As pre-accession aid ends, are Czechs ready for EU structural funds?
The Czech Republic is getting ready for billions of euros from EU structural funds after enlargement on May 1. However, things do not seem so bright due to reportedly insufficient financial control at the regional and municipal level.
According to some reports, the Czech Republic has had problems presenting viable projects in the appropriate form and therefore has not made full use of the available funds. I spoke to the head of the Delegation of the European Commission to the Czech Republic, Ralf Dreyer:
"In the pre-accession period, the Czech Republic has made a good use [of the funds]. In terms of contracting for the year 2002, I think 97 percent were fulfilled, which is an important amount. On the other hand, as concerns the structural and cohesion funds, the legislation is in place, the institutions are in place, the programmes are in place. What remains in this area - at least partially - to be done, is to increase the absorption capacity, the absorption capacity in particular in terms of appropriate recruiting of qualified staff and of training staff. And then I think the Czech Republic via the structures it has put in place will be able to exploit the structural funds to a very large extent."
The delegation's press officer Katharina von Schnurbein told Hospodarske Noviny that the Commission was worried by delays in the implementation of the law on public tenders and financial management and control. Mr. Dreyer confirmed that there was room for improvement:
"You know that it has been of the greatest concern to the European Union and we have made some experience within the Union that the funds are run in an impeccable way and this goes for the Czech Republic as well. For a long time, appropriate structures were not yet in place. They appear to us at present so that they can be improved. Some emphasis should be put on severe implementation of the rules."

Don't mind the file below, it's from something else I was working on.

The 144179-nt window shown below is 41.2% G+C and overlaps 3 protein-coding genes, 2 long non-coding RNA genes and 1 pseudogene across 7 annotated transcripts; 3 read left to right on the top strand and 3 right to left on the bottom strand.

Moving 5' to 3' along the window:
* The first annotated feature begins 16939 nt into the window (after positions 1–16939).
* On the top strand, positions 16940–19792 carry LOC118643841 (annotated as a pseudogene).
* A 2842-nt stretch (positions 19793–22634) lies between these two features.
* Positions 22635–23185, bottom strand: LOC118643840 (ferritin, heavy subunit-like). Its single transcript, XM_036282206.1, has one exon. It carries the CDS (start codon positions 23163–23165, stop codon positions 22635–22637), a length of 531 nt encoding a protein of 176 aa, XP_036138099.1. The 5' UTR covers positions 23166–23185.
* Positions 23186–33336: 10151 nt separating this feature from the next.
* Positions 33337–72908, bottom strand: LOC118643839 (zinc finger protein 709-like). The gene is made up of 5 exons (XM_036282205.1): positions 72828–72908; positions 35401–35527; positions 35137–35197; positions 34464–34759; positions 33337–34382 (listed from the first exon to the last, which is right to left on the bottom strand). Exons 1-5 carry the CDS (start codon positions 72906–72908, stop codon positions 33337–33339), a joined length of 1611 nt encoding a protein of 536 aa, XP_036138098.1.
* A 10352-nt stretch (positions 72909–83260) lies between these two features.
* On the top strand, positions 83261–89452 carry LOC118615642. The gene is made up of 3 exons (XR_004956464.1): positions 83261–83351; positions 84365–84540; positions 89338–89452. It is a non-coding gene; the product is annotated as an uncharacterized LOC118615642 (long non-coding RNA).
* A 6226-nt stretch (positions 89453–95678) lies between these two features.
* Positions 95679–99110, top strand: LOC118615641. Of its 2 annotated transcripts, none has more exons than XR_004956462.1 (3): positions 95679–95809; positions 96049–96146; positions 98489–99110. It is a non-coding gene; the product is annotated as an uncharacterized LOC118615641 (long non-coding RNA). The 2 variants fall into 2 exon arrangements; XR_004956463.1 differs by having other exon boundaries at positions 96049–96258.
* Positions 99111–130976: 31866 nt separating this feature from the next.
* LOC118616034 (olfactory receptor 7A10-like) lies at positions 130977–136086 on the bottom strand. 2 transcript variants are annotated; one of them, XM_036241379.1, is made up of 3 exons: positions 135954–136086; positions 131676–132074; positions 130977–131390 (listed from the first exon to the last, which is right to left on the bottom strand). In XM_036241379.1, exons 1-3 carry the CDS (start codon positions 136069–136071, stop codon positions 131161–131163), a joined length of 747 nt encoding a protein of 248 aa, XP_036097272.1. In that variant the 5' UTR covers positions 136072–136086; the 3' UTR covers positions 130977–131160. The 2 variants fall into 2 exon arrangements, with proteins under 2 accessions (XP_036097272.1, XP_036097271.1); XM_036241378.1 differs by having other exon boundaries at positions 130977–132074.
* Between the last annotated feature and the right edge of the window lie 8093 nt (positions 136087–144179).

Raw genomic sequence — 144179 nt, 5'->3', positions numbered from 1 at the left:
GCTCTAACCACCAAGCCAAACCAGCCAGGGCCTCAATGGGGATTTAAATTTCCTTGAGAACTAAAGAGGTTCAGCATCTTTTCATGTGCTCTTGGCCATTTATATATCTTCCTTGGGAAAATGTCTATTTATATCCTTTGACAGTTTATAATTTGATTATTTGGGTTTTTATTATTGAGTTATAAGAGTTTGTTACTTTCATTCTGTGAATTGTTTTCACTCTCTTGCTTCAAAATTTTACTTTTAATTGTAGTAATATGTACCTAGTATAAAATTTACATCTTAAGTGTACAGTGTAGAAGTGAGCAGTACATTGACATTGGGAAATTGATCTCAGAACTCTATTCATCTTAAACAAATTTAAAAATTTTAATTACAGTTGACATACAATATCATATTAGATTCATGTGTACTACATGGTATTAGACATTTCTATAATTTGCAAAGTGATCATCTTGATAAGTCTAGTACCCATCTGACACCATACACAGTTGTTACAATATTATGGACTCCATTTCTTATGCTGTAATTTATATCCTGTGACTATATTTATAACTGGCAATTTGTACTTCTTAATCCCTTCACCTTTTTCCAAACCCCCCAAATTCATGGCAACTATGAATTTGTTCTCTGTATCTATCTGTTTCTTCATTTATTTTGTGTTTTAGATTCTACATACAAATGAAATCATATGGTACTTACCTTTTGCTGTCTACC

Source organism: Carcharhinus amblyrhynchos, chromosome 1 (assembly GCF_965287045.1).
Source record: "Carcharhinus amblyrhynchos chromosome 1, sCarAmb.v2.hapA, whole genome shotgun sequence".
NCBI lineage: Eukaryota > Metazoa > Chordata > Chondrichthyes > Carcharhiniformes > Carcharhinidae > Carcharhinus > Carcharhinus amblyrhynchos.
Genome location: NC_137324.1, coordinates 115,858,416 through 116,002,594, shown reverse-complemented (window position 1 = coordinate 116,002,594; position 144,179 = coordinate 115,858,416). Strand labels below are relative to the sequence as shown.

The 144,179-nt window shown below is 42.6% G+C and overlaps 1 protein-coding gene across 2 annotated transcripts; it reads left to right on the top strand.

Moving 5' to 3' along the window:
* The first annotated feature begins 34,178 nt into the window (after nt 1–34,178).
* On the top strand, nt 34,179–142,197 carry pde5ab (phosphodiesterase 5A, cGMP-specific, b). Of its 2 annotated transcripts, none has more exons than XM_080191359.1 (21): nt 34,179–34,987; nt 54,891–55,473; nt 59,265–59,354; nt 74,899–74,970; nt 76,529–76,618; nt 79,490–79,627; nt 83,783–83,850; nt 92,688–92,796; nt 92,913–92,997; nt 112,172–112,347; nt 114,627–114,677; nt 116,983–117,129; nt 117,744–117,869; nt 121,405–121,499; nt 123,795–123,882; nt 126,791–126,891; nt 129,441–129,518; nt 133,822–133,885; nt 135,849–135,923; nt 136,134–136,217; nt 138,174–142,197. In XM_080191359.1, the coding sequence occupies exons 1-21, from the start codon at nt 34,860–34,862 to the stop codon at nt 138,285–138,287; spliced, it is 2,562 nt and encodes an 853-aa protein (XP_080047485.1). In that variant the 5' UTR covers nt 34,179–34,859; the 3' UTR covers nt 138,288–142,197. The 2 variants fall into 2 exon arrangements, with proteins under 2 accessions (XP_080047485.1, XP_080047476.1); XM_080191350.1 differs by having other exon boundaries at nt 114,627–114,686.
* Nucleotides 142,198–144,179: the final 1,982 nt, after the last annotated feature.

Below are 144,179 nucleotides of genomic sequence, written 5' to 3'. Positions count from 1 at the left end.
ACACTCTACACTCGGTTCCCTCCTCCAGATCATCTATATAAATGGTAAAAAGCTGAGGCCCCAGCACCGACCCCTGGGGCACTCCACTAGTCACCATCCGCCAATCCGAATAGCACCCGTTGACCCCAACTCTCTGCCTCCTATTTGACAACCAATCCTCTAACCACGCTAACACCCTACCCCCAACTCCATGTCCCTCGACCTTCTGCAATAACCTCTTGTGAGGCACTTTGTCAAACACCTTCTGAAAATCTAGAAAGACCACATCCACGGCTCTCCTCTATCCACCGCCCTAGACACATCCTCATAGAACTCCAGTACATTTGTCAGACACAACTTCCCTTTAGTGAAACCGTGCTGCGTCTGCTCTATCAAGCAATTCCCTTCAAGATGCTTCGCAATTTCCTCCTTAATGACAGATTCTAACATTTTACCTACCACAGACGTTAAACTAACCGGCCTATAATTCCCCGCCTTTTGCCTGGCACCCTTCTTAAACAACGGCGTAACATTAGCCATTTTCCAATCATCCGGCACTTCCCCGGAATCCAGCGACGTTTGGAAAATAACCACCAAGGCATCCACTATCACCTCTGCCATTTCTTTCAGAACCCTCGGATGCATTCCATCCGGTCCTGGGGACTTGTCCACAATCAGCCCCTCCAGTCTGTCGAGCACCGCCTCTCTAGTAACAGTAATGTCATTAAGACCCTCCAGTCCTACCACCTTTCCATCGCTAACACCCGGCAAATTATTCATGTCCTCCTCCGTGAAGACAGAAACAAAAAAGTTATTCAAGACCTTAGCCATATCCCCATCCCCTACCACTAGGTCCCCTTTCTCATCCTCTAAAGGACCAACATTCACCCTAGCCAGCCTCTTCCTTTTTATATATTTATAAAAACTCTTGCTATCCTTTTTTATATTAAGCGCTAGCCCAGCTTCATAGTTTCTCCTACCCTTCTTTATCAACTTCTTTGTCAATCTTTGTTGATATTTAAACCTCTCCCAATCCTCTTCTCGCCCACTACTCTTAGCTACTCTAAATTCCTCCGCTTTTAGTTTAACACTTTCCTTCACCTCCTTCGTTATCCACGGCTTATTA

Are there inadequacies in that respect or is the situation acceptable?
"Until now, we have not seen any misappropriation of funds or so, what we have seen were only minor things. But it is about important amounts of money and where is money, there is the danger that it will not be used in the right way. And therefore this sector has to be strengthened to avoid it in the future."
The problem with the current Czech law is that independent supervisory bodies, such as the Supreme Audit Authority and revenue offices, at the municipal level, can check only transactions with money coming from the central state budget. However, two thirds of municipal budgets come from local sources. For that part of the budgets, the local authorities hire auditors of their choice, but the EU does not allow audits in the public administration when the choice of auditor is at the discretion of the audited body.
In an effort to improve the situation, a twinning project aimed at strengthening public internal financial control at the regional level was launched in November 2003 and will run until April 2005.
A candidate for the post of the head of the Czech Supreme Audit Authority Bohdan Dvorak has warned that after accession, the Czech Republic will face tough conditions for which the current Czech laws are inadequate. In his opinion, it will result in a number of unfinished projects because the Union will stop funding them.